By: Keir Bristol
Ryan Lee Crosby’s latest, Out to Dry, is the blueprint to an opener to that indie-rock concert that you’ve been looking forward to all week. You know that opening band that no one has heard of or cares about? The performer people listen to silently and applaud mildly after every song and at the end of the set to be polite? That’s what Ryan Lee Crosby’s new album is.
It is an album of mediocre folk rock songs that follows a formula: pretty piano melodies and guitar chords, sprinkles of harmonica, pleasant voice singing in tune, repetitive, cliché lyrics about love, seasons, memories, and old men dying, sprinkled with frequent references to alcoholism. In fact, here’s an outline of the entire album.
1. “The Old Man Dreamed of Dope”: an old man is dying.
2. “Big Takeover”: political commentary.
3. “Winter of ‘05”: memories of past love.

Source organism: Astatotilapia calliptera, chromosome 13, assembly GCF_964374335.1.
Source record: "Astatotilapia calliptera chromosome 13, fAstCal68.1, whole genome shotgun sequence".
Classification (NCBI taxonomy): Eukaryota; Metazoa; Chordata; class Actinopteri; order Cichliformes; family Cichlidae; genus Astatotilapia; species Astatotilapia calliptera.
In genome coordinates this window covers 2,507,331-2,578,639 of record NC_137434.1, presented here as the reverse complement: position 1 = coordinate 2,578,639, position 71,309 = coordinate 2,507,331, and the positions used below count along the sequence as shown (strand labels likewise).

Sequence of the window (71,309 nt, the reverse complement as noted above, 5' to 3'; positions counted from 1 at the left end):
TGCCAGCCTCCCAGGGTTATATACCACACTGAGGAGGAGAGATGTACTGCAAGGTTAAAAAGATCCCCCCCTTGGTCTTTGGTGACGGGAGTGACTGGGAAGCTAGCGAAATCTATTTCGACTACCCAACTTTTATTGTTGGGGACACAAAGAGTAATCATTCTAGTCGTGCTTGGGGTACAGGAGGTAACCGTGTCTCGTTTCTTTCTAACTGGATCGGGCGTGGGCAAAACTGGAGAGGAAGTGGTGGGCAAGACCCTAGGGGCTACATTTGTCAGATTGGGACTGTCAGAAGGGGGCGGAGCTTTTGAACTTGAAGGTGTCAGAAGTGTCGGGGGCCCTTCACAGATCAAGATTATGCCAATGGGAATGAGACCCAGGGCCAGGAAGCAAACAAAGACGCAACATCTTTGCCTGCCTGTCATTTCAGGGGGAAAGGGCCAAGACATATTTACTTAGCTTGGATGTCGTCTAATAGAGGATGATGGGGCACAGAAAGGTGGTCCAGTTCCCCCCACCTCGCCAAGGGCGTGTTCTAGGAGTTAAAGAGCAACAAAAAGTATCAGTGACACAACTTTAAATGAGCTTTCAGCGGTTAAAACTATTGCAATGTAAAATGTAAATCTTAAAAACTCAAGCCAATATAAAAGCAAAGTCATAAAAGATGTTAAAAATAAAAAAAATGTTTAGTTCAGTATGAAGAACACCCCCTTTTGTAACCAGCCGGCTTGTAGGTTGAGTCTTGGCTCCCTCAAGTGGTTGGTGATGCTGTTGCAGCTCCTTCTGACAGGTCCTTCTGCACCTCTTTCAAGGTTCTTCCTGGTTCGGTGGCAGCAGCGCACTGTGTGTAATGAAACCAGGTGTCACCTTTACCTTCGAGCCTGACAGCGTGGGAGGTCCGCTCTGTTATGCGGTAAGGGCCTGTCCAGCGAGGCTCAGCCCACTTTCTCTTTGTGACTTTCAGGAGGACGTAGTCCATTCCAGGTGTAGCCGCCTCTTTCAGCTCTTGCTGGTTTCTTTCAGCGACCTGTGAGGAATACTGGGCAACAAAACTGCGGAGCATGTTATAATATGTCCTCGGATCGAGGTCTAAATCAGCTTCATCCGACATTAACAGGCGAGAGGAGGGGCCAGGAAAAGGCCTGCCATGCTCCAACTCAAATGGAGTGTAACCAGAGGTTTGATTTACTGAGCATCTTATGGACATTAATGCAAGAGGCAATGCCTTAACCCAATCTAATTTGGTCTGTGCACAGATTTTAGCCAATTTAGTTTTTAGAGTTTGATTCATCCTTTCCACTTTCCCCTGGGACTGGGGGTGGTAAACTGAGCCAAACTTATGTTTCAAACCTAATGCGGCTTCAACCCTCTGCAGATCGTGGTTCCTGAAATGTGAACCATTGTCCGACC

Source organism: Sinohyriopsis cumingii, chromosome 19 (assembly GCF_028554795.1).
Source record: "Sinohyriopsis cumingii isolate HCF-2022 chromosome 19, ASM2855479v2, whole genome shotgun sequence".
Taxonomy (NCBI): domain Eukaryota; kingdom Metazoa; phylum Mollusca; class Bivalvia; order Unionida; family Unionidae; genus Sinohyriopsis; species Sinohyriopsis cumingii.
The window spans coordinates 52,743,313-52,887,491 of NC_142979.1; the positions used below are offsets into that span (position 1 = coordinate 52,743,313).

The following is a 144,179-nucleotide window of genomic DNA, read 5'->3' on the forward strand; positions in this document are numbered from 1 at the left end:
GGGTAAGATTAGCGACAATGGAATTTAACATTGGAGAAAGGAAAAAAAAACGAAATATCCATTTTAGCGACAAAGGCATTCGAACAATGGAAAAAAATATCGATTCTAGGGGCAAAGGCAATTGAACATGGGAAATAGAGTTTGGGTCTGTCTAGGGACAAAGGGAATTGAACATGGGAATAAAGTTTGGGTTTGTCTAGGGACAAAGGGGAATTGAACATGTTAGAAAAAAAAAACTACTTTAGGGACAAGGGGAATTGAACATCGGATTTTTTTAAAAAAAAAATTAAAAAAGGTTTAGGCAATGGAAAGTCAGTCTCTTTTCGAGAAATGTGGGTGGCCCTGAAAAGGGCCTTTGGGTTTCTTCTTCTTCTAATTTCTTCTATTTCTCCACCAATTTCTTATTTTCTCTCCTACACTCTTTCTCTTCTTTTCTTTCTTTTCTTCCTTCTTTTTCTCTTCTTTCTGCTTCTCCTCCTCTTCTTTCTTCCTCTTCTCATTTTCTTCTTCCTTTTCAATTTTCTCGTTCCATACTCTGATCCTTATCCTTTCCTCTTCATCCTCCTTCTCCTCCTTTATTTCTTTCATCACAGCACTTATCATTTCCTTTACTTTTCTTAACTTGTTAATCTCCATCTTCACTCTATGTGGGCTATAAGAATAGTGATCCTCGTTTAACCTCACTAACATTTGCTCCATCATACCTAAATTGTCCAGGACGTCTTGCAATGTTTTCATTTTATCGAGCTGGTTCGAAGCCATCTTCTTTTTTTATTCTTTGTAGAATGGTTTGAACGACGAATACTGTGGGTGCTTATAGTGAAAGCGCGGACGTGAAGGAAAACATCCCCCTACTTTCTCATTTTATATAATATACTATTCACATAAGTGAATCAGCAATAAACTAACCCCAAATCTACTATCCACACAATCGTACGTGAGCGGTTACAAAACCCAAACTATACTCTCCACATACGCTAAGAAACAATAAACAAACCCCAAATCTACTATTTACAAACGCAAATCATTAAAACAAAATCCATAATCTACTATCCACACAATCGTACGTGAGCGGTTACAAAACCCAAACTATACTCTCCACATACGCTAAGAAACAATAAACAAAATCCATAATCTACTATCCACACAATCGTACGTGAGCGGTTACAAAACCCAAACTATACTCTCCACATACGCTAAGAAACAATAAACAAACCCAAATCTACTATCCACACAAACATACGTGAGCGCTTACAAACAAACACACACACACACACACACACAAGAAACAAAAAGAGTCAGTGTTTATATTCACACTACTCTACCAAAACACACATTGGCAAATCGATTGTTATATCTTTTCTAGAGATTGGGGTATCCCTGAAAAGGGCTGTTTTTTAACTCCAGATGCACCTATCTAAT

4. “Baby Brother”: fucked up family.
5. “Some Serious Help”: fucked up relationship.
6. “Angela”: fucked up relationship + alcohol.
7. “Summer’s Come”: memories of a fucked up relationship.
8. “Old Lovers”: my ex made a comeback.
9. “Everyday Escape”: get me the hell out of here.
10. “Nicoline”: I’m in love with a really hot chick.
Unfortunately, Crosby’s ingredients for “Out to Dry,” does not a stand out album make. It doesn’t sound like anything that you haven’t heard before in the beginning of that rock concert, or the one guy with the
guitar in a crowd of literary buffs that the supervisor thought would be a nice break between all the slam poetry pieces.
Or perhaps he just hasn’t mastered the formula yet. Maybe if Crosby improved his lyrics and varied the tempo, content, and melodies of his songs, his second album will be more memorable.